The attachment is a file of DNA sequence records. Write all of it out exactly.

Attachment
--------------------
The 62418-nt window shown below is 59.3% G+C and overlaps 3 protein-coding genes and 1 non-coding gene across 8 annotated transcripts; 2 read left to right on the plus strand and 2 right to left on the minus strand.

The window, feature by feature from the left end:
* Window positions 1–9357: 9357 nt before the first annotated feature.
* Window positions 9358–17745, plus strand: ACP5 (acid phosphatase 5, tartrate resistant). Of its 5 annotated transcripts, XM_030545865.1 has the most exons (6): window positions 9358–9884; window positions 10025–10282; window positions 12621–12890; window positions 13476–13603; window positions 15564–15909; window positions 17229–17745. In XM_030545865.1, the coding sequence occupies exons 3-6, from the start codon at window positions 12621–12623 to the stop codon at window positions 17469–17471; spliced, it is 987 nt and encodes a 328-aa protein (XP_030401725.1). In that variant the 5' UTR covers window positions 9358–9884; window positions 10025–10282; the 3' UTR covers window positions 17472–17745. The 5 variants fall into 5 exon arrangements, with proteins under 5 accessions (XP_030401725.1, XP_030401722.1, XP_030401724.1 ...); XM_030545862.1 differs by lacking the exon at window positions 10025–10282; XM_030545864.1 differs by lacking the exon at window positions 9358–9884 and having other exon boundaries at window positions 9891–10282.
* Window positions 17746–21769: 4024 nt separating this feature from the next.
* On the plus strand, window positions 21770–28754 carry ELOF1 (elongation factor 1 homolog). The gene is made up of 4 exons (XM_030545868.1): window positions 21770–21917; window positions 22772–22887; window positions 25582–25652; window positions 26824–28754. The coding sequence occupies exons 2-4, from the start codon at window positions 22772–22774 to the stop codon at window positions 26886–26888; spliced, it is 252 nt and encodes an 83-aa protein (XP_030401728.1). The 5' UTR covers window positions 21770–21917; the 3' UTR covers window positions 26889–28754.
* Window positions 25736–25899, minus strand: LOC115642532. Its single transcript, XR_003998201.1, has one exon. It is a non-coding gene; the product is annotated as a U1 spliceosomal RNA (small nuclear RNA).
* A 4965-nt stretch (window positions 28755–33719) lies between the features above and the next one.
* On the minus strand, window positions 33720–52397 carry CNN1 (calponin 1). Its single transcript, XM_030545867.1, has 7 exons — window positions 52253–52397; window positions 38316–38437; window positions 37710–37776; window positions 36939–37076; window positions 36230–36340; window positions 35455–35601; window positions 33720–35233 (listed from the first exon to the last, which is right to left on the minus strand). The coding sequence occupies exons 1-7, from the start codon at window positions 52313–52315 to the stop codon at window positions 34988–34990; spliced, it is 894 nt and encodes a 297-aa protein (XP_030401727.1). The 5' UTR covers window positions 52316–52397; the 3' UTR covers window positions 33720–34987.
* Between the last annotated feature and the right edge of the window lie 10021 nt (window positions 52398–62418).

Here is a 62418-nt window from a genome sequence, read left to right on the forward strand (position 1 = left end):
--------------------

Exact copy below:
The 62418-nt window shown below is 59.3% G+C and overlaps 3 protein-coding genes and 1 non-coding gene across 8 annotated transcripts; 2 read left to right on the plus strand and 2 right to left on the minus strand.

The window, feature by feature from the left end:
* Window positions 1–9357: 9357 nt before the first annotated feature.
* Window positions 9358–17745, plus strand: ACP5 (acid phosphatase 5, tartrate resistant). Of its 5 annotated transcripts, XM_030545865.1 has the most exons (6): window positions 9358–9884; window positions 10025–10282; window positions 12621–12890; window positions 13476–13603; window positions 15564–15909; window positions 17229–17745. In XM_030545865.1, the coding sequence occupies exons 3-6, from the start codon at window positions 12621–12623 to the stop codon at window positions 17469–17471; spliced, it is 987 nt and encodes a 328-aa protein (XP_030401725.1). In that variant the 5' UTR covers window positions 9358–9884; window positions 10025–10282; the 3' UTR covers window positions 17472–17745. The 5 variants fall into 5 exon arrangements, with proteins under 5 accessions (XP_030401725.1, XP_030401722.1, XP_030401724.1 ...); XM_030545862.1 differs by lacking the exon at window positions 10025–10282; XM_030545864.1 differs by lacking the exon at window positions 9358–9884 and having other exon boundaries at window positions 9891–10282.
* Window positions 17746–21769: 4024 nt separating this feature from the next.
* On the plus strand, window positions 21770–28754 carry ELOF1 (elongation factor 1 homolog). The gene is made up of 4 exons (XM_030545868.1): window positions 21770–21917; window positions 22772–22887; window positions 25582–25652; window positions 26824–28754. The coding sequence occupies exons 2-4, from the start codon at window positions 22772–22774 to the stop codon at window positions 26886–26888; spliced, it is 252 nt and encodes an 83-aa protein (XP_030401728.1). The 5' UTR covers window positions 21770–21917; the 3' UTR covers window positions 26889–28754.
* Window positions 25736–25899, minus strand: LOC115642532. Its single transcript, XR_003998201.1, has one exon. It is a non-coding gene; the product is annotated as a U1 spliceosomal RNA (small nuclear RNA).
* A 4965-nt stretch (window positions 28755–33719) lies between the features above and the next one.
* On the minus strand, window positions 33720–52397 carry CNN1 (calponin 1). Its single transcript, XM_030545867.1, has 7 exons — window positions 52253–52397; window positions 38316–38437; window positions 37710–37776; window positions 36939–37076; window positions 36230–36340; window positions 35455–35601; window positions 33720–35233 (listed from the first exon to the last, which is right to left on the minus strand). The coding sequence occupies exons 1-7, from the start codon at window positions 52313–52315 to the stop codon at window positions 34988–34990; spliced, it is 894 nt and encodes a 297-aa protein (XP_030401727.1). The 5' UTR covers window positions 52316–52397; the 3' UTR covers window positions 33720–34987.
* Between the last annotated feature and the right edge of the window lie 10021 nt (window positions 52398–62418).

Here is a 62418-nt window from a genome sequence, read left to right on the forward strand (position 1 = left end):